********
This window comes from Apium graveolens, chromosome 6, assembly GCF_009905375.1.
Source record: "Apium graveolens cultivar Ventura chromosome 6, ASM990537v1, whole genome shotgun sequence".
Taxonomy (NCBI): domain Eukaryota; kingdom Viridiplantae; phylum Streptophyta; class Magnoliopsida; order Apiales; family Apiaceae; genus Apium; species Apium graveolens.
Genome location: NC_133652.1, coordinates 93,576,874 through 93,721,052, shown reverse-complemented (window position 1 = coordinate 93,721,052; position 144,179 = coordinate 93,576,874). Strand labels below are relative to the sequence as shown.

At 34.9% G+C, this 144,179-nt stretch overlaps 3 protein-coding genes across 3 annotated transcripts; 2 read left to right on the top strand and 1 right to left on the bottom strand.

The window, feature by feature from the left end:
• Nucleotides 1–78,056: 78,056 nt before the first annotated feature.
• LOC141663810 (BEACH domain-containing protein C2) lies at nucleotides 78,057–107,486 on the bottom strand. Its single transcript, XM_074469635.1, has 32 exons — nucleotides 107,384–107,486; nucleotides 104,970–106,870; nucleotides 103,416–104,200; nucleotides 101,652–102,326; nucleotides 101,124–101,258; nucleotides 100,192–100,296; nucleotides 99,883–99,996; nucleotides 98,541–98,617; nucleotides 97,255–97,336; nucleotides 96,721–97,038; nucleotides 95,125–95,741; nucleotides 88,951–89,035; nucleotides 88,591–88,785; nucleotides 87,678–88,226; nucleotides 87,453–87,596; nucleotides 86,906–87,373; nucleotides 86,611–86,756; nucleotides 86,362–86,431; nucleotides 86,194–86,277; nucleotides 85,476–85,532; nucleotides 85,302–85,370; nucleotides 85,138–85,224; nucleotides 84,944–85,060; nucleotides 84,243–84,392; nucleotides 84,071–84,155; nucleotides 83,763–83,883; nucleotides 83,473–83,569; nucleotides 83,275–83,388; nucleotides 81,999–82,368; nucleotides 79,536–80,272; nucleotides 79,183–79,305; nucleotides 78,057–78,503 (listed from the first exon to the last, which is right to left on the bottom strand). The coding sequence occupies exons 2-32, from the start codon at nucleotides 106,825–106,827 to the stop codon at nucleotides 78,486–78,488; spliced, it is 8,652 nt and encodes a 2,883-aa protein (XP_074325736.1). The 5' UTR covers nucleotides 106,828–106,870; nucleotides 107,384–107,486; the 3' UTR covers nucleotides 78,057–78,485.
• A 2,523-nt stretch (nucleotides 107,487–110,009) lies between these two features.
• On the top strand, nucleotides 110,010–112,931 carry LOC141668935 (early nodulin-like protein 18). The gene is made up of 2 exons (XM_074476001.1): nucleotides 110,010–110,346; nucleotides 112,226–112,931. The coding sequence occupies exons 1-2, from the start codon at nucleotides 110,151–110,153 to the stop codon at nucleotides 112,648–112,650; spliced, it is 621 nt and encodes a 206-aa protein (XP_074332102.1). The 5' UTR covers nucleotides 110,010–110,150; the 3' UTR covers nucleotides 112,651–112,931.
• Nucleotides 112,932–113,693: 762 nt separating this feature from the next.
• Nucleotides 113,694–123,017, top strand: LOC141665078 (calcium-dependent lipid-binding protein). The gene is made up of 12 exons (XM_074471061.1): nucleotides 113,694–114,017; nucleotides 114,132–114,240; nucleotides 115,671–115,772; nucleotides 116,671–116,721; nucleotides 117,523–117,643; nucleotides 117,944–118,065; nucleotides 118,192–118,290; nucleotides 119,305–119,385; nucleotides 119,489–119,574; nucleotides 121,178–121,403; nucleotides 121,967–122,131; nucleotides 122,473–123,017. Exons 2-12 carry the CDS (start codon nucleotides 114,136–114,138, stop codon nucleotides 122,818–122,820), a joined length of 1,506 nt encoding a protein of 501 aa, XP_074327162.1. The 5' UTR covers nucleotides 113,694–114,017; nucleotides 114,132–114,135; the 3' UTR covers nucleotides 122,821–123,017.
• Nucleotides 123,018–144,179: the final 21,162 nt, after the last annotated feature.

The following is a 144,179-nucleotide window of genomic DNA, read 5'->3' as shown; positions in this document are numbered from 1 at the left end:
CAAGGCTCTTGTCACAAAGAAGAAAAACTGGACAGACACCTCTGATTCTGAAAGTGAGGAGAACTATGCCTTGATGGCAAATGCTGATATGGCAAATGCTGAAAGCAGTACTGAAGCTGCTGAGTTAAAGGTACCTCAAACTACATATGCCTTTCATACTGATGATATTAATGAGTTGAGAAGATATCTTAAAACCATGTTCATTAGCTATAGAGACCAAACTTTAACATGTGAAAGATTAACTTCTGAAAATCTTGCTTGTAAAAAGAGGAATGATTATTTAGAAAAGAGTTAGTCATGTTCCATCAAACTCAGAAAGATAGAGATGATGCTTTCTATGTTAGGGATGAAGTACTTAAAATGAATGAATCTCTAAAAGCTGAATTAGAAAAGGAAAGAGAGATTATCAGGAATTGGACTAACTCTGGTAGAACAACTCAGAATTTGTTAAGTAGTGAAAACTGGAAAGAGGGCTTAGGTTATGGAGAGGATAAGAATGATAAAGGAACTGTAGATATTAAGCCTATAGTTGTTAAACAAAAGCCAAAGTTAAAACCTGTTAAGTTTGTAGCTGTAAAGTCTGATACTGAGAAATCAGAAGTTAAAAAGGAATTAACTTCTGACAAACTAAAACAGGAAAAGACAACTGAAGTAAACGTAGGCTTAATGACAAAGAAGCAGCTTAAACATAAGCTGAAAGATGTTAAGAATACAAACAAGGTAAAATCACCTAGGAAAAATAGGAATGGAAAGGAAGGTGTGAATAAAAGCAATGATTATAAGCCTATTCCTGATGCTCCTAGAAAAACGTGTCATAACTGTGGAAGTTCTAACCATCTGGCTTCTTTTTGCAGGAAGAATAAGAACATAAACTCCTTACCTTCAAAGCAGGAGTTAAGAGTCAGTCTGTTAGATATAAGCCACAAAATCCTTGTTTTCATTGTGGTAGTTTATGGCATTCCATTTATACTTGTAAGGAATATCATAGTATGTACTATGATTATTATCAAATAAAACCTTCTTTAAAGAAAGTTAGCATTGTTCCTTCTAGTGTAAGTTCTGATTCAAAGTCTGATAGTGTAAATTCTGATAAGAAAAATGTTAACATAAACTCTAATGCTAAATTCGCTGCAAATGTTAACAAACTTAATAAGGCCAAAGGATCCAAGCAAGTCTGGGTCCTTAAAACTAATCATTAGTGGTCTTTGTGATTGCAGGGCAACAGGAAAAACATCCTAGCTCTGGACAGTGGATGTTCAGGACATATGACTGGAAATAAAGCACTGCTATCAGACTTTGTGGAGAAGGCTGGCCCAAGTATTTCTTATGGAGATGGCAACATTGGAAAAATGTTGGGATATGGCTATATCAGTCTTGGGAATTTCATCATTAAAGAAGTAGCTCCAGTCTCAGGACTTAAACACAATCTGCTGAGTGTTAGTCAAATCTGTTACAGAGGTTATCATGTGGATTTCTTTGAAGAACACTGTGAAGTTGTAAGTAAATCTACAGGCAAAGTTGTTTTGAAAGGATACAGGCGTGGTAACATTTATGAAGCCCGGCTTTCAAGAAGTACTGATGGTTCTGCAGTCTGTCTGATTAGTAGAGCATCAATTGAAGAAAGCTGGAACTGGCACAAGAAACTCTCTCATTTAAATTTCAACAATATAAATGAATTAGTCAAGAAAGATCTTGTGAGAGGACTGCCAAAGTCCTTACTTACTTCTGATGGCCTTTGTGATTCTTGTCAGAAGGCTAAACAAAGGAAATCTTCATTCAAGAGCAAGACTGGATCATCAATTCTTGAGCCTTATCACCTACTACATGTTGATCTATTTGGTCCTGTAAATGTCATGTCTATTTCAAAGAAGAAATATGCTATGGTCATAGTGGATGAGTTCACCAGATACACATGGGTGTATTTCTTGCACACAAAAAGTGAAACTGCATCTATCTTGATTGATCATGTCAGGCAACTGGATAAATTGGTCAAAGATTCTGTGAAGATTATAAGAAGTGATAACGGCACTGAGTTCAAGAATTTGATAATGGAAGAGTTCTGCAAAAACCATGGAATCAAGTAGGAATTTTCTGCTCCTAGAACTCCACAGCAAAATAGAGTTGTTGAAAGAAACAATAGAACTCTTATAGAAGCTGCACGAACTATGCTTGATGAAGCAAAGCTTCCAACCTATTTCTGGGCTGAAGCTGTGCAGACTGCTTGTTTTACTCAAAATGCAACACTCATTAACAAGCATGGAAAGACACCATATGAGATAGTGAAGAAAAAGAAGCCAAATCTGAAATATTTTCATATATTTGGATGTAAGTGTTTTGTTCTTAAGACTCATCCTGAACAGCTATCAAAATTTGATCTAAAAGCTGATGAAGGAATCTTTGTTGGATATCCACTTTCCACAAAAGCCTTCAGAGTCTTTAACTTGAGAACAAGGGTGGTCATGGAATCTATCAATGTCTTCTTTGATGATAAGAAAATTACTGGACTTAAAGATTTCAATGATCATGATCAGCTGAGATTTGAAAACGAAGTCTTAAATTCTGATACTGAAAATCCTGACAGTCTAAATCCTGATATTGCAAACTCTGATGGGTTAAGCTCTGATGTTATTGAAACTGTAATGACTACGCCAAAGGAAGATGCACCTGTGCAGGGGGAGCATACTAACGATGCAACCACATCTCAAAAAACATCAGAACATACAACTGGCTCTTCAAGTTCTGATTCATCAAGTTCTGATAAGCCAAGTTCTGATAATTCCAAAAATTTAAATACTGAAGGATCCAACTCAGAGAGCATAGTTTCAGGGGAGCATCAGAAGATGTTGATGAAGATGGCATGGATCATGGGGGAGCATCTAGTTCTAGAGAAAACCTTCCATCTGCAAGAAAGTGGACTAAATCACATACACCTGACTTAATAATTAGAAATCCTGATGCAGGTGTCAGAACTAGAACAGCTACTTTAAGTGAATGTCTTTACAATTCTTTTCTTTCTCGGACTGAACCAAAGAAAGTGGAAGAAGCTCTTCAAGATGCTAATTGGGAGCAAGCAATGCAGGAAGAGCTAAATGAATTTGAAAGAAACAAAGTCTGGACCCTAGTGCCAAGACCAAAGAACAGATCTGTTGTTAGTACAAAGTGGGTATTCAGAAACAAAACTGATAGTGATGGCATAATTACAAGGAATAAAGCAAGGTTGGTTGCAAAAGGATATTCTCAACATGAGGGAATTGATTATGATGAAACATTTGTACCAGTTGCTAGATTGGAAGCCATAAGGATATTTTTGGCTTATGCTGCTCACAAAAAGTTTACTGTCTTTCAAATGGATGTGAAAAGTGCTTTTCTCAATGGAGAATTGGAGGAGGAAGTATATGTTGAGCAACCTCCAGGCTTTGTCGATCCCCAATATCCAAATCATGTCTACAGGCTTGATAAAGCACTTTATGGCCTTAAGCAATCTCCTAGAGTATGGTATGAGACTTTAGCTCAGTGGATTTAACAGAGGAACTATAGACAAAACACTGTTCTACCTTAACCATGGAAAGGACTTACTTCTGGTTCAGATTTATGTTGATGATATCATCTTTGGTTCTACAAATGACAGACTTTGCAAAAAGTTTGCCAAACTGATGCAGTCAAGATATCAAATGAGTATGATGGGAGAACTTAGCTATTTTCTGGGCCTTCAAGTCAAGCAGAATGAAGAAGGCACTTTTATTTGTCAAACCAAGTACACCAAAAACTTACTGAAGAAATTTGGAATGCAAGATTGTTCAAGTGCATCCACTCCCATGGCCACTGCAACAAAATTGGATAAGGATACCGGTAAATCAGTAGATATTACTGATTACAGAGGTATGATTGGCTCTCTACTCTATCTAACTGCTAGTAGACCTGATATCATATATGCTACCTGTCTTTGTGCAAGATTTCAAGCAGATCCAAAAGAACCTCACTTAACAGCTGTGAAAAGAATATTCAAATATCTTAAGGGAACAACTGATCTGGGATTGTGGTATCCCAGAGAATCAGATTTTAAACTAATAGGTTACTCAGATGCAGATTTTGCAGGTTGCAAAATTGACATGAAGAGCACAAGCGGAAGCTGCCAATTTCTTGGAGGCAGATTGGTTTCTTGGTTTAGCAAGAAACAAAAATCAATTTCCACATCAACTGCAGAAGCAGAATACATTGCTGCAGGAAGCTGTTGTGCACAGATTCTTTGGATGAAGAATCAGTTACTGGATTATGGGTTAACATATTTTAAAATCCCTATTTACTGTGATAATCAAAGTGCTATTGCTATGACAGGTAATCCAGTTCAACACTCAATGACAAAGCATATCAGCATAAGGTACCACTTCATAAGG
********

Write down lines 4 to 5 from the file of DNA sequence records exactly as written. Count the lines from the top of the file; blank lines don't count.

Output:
Genome location: NC_133652.1, coordinates 93,576,874 through 93,721,052, shown reverse-complemented (window position 1 = coordinate 93,721,052; position 144,179 = coordinate 93,576,874). Strand labels below are relative to the sequence as shown.

At 34.9% G+C, this 144,179-nt stretch overlaps 3 protein-coding genes across 3 annotated transcripts; 2 read left to right on the top strand and 1 right to left on the bottom strand.